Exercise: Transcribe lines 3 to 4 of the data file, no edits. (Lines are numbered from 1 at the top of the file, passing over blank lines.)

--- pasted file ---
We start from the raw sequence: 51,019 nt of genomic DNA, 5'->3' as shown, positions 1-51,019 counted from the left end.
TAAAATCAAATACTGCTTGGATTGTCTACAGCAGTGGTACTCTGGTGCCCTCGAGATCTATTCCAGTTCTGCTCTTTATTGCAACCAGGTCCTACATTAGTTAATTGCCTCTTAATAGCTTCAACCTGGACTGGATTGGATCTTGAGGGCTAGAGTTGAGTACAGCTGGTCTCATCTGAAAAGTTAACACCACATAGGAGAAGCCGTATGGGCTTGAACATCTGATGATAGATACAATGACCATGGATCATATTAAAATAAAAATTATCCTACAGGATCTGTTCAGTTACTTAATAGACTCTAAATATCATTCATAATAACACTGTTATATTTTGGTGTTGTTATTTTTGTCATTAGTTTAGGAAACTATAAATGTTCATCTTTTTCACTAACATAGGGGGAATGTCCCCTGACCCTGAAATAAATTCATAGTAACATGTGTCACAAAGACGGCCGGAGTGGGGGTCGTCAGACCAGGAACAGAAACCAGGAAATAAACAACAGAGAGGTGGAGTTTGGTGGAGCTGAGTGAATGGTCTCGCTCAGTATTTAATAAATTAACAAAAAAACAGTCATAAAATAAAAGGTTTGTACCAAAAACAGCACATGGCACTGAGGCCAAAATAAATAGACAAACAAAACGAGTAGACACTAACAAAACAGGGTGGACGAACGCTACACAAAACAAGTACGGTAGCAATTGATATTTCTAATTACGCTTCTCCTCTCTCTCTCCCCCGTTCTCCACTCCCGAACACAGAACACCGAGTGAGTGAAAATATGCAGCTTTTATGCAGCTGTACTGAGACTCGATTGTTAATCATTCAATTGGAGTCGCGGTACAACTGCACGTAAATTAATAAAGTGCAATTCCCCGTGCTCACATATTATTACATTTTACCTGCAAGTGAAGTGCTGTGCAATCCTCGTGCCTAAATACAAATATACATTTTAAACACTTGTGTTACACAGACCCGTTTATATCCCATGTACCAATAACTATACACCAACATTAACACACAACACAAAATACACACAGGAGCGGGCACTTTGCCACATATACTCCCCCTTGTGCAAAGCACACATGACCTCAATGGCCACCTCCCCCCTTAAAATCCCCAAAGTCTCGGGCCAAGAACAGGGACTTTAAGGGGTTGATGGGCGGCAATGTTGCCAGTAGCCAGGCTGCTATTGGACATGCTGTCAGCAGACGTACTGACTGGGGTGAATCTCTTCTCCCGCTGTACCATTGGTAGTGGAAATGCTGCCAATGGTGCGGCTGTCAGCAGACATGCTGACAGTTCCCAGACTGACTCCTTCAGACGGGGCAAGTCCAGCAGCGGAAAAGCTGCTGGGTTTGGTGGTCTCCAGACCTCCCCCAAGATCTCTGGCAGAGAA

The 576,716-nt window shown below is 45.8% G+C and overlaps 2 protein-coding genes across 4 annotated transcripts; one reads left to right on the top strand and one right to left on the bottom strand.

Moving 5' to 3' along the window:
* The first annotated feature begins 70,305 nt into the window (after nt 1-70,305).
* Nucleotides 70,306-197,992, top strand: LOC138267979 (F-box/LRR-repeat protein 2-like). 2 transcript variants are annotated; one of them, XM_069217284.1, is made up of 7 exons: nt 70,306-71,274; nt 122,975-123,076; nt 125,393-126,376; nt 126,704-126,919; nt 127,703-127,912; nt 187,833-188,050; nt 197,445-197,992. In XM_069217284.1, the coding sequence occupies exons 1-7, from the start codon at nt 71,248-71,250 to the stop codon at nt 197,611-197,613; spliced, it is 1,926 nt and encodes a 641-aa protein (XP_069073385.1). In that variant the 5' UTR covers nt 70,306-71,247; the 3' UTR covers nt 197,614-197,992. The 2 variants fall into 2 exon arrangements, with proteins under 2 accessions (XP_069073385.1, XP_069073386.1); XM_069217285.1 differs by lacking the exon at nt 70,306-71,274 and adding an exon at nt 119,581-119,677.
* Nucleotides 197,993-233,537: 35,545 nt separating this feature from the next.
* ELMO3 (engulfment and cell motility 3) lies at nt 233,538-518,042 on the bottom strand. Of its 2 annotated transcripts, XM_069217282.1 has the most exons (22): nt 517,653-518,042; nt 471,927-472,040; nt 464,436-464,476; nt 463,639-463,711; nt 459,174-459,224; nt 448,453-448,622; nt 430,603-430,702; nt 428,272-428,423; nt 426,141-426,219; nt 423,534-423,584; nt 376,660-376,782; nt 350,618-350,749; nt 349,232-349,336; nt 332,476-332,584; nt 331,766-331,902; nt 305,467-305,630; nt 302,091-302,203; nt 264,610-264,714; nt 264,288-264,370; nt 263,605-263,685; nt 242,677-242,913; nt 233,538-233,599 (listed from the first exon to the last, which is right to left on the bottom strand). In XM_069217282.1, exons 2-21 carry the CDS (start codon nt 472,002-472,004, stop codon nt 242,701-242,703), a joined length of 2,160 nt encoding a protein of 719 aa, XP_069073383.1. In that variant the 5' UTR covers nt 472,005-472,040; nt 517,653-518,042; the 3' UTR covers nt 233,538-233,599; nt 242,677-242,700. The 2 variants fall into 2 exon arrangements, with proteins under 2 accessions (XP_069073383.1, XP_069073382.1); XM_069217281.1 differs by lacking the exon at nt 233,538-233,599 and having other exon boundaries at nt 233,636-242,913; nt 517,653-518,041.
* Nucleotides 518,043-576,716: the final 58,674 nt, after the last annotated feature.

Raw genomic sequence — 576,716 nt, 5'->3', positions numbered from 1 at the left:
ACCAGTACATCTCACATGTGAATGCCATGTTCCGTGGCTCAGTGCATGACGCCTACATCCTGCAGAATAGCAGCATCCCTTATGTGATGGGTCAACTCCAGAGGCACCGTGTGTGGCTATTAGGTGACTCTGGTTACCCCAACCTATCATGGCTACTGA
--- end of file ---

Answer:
The 576,716-nt window shown below is 45.8% G+C and overlaps 2 protein-coding genes across 4 annotated transcripts; one reads left to right on the top strand and one right to left on the bottom strand.

Moving 5' to 3' along the window: